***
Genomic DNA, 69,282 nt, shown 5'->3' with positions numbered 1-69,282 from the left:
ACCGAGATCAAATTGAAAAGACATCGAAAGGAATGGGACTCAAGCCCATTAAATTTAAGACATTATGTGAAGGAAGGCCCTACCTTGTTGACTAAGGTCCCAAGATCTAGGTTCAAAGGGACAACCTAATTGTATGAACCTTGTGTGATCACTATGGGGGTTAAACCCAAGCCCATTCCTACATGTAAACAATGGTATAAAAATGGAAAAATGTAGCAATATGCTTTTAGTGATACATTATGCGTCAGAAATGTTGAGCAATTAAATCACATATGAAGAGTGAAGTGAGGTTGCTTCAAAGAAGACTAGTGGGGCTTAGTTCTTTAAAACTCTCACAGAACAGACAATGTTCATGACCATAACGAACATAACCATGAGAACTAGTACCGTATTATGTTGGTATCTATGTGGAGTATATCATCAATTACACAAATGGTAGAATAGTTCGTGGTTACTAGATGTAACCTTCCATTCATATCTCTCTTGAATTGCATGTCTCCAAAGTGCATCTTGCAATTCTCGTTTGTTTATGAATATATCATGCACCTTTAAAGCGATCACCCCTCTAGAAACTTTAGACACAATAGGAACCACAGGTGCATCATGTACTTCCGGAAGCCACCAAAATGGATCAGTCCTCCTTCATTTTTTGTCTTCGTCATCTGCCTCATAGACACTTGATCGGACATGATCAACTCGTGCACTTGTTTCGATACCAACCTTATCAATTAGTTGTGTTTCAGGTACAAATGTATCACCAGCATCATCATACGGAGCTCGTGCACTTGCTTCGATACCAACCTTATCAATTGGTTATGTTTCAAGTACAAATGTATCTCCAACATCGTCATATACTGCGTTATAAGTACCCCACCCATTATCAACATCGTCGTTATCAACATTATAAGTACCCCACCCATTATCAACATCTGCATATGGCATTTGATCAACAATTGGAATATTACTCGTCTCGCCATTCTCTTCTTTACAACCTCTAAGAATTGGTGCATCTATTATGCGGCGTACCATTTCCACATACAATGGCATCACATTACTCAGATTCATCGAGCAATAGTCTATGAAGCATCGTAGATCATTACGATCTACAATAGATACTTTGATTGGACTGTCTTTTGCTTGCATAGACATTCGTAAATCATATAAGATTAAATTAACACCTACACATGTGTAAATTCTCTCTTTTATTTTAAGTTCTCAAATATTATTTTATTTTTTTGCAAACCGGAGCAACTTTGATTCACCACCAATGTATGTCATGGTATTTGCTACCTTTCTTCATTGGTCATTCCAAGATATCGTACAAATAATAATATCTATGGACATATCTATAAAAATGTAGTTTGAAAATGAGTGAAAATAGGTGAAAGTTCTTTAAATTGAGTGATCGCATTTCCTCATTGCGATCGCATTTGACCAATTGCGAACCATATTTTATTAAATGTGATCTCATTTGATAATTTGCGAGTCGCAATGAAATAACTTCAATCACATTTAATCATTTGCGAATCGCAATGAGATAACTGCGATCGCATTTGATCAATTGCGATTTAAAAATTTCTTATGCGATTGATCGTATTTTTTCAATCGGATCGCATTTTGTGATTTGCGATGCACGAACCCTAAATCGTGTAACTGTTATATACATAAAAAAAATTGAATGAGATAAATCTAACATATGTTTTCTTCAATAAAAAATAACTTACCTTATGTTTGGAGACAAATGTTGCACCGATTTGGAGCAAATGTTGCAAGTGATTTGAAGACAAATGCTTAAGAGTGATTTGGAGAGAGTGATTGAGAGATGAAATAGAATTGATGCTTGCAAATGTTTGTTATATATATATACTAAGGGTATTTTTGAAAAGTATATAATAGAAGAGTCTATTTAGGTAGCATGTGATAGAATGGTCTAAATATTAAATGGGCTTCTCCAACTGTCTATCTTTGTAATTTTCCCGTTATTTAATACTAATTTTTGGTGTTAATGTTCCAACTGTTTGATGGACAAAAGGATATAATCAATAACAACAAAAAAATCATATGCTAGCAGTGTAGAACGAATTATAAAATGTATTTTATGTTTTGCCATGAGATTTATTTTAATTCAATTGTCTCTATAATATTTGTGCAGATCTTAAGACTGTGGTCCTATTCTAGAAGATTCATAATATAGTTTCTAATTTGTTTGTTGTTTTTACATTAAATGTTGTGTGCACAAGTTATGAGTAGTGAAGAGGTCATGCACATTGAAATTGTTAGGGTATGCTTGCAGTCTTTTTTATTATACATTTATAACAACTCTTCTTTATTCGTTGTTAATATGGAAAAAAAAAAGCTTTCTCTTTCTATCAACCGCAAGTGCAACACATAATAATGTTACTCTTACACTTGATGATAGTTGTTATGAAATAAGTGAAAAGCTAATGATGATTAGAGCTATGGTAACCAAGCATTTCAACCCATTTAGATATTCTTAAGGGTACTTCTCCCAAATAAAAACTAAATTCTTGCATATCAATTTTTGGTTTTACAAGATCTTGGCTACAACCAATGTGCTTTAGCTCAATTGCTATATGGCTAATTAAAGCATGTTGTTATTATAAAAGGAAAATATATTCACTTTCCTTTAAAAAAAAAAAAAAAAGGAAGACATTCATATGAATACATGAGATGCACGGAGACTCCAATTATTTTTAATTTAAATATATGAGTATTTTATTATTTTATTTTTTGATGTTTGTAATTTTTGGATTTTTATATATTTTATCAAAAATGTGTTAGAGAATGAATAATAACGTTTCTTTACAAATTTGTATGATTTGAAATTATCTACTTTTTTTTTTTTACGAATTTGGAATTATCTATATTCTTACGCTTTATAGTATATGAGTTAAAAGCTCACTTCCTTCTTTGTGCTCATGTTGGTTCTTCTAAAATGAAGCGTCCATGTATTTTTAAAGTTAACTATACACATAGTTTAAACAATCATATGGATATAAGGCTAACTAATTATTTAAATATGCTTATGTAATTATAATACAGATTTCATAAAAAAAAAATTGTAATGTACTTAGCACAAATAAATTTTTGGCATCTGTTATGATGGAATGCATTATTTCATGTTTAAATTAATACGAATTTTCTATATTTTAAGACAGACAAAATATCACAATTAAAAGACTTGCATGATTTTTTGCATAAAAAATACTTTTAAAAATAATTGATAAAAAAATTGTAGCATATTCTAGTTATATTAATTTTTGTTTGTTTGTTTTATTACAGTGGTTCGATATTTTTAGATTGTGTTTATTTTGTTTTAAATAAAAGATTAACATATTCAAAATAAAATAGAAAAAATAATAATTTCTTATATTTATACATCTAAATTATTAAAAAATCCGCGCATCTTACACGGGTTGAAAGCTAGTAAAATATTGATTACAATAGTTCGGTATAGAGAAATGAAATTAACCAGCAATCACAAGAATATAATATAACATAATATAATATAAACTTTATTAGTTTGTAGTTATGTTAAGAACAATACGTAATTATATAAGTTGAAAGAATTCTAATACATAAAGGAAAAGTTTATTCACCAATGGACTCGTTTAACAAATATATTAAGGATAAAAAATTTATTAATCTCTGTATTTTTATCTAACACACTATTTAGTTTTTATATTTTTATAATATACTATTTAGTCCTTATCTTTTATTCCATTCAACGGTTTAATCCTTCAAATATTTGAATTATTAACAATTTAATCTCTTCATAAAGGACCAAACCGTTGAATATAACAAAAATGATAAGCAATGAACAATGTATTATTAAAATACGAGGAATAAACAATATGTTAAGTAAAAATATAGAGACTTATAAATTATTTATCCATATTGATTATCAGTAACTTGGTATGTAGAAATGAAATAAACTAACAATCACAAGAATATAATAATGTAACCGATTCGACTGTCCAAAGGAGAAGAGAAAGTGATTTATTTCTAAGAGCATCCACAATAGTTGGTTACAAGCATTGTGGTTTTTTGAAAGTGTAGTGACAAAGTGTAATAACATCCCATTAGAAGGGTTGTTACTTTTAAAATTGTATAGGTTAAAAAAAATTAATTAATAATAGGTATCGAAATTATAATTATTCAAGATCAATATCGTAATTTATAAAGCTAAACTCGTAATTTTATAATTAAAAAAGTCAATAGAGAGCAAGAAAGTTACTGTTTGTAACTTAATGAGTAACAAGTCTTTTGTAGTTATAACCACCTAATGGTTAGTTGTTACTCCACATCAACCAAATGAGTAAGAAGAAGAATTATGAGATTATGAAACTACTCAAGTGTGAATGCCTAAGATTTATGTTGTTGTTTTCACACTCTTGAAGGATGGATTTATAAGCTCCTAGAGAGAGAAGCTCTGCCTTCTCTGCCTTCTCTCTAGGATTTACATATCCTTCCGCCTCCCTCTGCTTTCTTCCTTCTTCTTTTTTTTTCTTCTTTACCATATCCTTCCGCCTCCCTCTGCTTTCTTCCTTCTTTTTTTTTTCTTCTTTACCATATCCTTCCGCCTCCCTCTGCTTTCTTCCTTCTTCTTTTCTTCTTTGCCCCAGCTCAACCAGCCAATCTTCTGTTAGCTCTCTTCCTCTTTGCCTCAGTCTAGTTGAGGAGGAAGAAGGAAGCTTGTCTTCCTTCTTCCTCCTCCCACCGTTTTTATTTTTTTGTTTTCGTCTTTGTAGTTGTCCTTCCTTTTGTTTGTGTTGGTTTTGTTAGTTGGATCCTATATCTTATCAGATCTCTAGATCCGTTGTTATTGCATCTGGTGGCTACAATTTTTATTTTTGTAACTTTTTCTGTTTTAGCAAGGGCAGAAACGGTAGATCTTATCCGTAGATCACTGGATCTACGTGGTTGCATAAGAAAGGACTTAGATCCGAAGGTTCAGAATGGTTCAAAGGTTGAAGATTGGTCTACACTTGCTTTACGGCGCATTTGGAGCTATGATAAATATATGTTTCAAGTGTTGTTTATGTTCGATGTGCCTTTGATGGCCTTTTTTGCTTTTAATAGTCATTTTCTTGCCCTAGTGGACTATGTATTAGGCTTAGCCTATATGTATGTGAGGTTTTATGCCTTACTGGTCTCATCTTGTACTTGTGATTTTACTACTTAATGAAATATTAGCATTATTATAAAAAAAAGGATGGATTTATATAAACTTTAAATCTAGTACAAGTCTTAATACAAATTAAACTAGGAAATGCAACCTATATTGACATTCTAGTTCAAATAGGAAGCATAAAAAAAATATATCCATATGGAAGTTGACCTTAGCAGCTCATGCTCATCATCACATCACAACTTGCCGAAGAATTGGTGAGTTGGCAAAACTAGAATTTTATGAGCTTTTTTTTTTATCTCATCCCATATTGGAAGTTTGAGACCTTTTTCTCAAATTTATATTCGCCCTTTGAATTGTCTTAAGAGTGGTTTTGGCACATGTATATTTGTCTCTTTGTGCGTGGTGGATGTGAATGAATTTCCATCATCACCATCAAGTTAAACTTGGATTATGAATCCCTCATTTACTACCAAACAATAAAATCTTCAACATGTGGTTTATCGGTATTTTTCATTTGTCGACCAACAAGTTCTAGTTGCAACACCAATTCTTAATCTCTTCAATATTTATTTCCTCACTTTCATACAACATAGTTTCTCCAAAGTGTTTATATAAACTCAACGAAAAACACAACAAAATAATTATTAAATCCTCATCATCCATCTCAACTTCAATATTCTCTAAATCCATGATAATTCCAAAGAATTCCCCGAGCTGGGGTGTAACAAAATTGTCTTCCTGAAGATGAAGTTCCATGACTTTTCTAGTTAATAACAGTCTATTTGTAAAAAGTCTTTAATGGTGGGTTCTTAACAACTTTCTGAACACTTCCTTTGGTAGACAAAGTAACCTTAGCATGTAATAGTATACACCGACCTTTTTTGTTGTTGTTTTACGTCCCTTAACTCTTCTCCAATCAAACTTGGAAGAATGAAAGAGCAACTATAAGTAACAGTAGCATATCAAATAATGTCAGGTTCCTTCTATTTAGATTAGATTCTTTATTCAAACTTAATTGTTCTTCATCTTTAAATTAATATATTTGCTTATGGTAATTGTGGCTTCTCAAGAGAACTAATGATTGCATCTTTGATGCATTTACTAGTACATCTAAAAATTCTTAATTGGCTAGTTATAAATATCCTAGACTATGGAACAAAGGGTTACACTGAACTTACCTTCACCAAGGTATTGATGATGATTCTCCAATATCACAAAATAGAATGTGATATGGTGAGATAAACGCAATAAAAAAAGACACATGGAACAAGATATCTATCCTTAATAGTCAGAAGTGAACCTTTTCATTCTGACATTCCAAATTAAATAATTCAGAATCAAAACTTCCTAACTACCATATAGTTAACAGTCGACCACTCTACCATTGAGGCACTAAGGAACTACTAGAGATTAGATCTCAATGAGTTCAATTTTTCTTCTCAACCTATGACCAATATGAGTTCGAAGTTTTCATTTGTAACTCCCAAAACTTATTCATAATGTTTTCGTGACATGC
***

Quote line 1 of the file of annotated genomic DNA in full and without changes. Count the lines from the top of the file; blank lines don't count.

Genomic DNA, 69,282 nt, shown 5'->3' with positions numbered 1-69,282 from the left: